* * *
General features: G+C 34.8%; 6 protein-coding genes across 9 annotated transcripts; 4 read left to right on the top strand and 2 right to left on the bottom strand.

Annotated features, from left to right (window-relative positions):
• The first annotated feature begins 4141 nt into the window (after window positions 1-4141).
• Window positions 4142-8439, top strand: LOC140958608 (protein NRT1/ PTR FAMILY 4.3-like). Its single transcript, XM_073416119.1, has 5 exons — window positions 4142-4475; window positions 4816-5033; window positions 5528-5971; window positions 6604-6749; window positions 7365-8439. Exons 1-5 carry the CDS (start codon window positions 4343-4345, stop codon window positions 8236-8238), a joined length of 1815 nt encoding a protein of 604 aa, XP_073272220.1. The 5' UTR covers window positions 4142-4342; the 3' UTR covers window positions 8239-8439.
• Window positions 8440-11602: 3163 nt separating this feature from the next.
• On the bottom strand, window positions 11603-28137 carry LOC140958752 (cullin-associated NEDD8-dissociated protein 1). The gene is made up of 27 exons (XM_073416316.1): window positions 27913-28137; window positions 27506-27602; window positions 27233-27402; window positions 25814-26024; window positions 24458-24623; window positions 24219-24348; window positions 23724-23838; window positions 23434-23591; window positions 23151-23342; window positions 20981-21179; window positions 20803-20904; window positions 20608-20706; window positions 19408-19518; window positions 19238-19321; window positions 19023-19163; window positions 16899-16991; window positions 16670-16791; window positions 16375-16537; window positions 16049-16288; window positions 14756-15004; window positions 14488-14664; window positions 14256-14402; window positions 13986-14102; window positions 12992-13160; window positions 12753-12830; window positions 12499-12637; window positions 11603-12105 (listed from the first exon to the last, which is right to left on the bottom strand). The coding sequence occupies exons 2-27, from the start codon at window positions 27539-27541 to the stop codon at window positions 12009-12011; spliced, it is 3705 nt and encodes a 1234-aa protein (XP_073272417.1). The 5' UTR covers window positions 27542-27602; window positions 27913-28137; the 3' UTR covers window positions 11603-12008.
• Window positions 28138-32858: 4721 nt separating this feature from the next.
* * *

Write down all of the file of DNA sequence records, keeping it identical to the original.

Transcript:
General features: G+C 34.8%; 6 protein-coding genes across 9 annotated transcripts; 4 read left to right on the top strand and 2 right to left on the bottom strand.

Annotated features, from left to right (window-relative positions):
• The first annotated feature begins 4141 nt into the window (after window positions 1-4141).
• Window positions 4142-8439, top strand: LOC140958608 (protein NRT1/ PTR FAMILY 4.3-like). Its single transcript, XM_073416119.1, has 5 exons — window positions 4142-4475; window positions 4816-5033; window positions 5528-5971; window positions 6604-6749; window positions 7365-8439. Exons 1-5 carry the CDS (start codon window positions 4343-4345, stop codon window positions 8236-8238), a joined length of 1815 nt encoding a protein of 604 aa, XP_073272220.1. The 5' UTR covers window positions 4142-4342; the 3' UTR covers window positions 8239-8439.
• Window positions 8440-11602: 3163 nt separating this feature from the next.
• On the bottom strand, window positions 11603-28137 carry LOC140958752 (cullin-associated NEDD8-dissociated protein 1). The gene is made up of 27 exons (XM_073416316.1): window positions 27913-28137; window positions 27506-27602; window positions 27233-27402; window positions 25814-26024; window positions 24458-24623; window positions 24219-24348; window positions 23724-23838; window positions 23434-23591; window positions 23151-23342; window positions 20981-21179; window positions 20803-20904; window positions 20608-20706; window positions 19408-19518; window positions 19238-19321; window positions 19023-19163; window positions 16899-16991; window positions 16670-16791; window positions 16375-16537; window positions 16049-16288; window positions 14756-15004; window positions 14488-14664; window positions 14256-14402; window positions 13986-14102; window positions 12992-13160; window positions 12753-12830; window positions 12499-12637; window positions 11603-12105 (listed from the first exon to the last, which is right to left on the bottom strand). The coding sequence occupies exons 2-27, from the start codon at window positions 27539-27541 to the stop codon at window positions 12009-12011; spliced, it is 3705 nt and encodes a 1234-aa protein (XP_073272417.1). The 5' UTR covers window positions 27542-27602; window positions 27913-28137; the 3' UTR covers window positions 11603-12008.
• Window positions 28138-32858: 4721 nt separating this feature from the next.